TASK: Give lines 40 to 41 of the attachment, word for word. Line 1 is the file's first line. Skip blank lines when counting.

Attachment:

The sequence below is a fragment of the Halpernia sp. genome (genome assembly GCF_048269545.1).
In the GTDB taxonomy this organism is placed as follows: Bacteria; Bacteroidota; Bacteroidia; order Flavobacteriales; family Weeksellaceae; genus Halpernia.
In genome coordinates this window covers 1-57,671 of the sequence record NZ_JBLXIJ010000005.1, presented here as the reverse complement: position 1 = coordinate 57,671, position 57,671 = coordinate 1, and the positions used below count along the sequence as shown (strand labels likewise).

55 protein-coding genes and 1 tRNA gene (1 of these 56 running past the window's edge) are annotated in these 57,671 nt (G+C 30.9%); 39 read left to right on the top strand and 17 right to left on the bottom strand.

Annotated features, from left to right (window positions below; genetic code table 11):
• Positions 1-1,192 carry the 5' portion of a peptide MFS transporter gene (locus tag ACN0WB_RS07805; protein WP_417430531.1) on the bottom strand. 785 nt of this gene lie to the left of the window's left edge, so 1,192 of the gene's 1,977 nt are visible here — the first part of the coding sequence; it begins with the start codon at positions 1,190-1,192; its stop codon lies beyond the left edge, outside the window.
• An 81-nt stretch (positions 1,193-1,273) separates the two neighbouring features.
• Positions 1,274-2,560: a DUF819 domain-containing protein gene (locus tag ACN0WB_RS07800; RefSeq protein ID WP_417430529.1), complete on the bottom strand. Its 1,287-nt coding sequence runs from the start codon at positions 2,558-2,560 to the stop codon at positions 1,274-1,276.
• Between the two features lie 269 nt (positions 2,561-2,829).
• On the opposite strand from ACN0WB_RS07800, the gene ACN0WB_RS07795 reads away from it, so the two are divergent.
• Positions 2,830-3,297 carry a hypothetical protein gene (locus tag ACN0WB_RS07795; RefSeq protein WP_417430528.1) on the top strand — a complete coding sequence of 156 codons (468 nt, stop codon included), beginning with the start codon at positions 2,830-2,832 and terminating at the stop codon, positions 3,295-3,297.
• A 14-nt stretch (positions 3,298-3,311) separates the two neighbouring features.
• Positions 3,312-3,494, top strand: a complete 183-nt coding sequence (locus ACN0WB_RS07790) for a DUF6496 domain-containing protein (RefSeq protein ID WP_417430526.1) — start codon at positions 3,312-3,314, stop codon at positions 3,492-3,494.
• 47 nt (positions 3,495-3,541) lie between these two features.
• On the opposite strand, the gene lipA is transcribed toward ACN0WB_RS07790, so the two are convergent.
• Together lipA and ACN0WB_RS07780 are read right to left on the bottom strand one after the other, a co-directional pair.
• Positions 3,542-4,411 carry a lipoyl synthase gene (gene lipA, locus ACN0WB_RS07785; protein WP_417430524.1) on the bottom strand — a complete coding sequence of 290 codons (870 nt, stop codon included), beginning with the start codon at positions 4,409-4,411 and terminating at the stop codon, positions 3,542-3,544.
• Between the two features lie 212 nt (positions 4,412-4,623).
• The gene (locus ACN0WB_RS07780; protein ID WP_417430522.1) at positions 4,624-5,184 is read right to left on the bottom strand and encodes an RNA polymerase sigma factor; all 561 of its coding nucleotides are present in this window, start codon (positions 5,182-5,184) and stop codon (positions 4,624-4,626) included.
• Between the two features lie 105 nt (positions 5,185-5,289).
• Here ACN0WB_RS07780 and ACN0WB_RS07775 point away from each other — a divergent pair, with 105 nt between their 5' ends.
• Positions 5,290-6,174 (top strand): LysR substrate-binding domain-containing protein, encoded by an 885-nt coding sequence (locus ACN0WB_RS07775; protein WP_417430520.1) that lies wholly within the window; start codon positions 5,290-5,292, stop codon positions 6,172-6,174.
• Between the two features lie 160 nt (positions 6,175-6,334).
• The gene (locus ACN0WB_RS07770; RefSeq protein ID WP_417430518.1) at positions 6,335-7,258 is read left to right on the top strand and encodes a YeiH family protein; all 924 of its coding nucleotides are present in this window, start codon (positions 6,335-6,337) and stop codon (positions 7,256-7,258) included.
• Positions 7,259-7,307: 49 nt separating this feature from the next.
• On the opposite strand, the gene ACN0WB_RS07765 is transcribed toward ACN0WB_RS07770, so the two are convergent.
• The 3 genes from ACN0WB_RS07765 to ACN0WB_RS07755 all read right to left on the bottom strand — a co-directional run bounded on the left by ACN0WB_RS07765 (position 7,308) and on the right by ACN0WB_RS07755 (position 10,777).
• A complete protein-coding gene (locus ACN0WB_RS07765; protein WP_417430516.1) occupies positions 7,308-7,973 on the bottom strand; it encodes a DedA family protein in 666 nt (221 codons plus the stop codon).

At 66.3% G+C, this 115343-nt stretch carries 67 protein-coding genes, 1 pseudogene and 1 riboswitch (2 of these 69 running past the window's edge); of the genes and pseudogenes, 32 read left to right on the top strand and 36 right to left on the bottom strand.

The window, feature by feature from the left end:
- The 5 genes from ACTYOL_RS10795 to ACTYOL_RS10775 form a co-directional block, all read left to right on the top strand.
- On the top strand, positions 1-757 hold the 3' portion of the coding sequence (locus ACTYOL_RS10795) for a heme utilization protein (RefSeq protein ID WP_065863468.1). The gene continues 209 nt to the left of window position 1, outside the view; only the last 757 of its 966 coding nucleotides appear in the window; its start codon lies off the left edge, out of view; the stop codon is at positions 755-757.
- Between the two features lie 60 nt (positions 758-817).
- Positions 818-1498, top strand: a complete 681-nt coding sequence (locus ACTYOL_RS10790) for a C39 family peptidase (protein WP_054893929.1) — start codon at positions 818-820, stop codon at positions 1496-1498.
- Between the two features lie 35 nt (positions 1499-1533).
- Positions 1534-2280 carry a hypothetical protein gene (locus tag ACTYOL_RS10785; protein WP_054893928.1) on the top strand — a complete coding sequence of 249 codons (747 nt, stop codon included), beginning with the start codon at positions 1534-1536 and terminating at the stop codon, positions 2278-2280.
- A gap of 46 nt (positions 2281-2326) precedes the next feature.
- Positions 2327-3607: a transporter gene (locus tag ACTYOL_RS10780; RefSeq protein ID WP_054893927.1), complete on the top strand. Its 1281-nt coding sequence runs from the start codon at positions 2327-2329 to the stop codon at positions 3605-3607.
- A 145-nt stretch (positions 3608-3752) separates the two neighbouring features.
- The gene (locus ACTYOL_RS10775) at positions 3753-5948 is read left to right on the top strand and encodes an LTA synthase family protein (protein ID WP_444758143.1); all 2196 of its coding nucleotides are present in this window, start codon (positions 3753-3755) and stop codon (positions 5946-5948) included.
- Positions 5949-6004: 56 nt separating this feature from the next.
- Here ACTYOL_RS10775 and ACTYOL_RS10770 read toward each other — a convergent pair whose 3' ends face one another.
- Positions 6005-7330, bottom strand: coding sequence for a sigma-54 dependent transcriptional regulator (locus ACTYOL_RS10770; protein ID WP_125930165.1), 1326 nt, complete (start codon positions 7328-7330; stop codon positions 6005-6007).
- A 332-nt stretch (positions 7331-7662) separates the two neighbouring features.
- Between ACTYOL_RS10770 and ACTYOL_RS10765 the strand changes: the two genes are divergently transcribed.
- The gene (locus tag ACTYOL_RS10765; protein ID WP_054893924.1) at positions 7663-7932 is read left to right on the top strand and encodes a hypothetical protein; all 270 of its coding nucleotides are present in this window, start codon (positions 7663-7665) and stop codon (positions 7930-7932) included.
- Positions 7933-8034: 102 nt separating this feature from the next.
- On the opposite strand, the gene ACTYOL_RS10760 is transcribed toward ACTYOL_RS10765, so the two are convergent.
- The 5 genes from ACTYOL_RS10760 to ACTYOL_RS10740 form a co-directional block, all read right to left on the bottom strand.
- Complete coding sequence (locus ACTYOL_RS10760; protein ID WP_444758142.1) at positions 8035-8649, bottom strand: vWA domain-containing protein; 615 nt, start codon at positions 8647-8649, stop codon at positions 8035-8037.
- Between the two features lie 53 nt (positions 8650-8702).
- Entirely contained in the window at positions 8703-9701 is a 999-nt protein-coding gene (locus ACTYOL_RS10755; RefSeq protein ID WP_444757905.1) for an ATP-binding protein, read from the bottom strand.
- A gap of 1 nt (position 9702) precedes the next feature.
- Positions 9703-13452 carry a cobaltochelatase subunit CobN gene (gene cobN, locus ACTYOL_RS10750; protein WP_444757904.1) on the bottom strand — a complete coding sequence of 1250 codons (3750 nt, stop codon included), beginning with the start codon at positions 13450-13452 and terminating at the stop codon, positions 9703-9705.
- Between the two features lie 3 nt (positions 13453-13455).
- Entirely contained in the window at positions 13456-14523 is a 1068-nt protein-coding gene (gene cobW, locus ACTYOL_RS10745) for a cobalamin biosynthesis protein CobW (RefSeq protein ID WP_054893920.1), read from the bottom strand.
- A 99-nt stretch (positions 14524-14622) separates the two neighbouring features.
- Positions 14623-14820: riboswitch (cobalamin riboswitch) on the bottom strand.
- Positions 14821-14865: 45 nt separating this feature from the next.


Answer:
- The gene (locus ACTYOL_RS10775) at positions 3753-5948 is read left to right on the top strand and encodes an LTA synthase family protein (protein ID WP_444758143.1); all 2196 of its coding nucleotides are present in this window, start codon (positions 3753-3755) and stop codon (positions 5946-5948) included.
- Positions 5949-6004: 56 nt separating this feature from the next.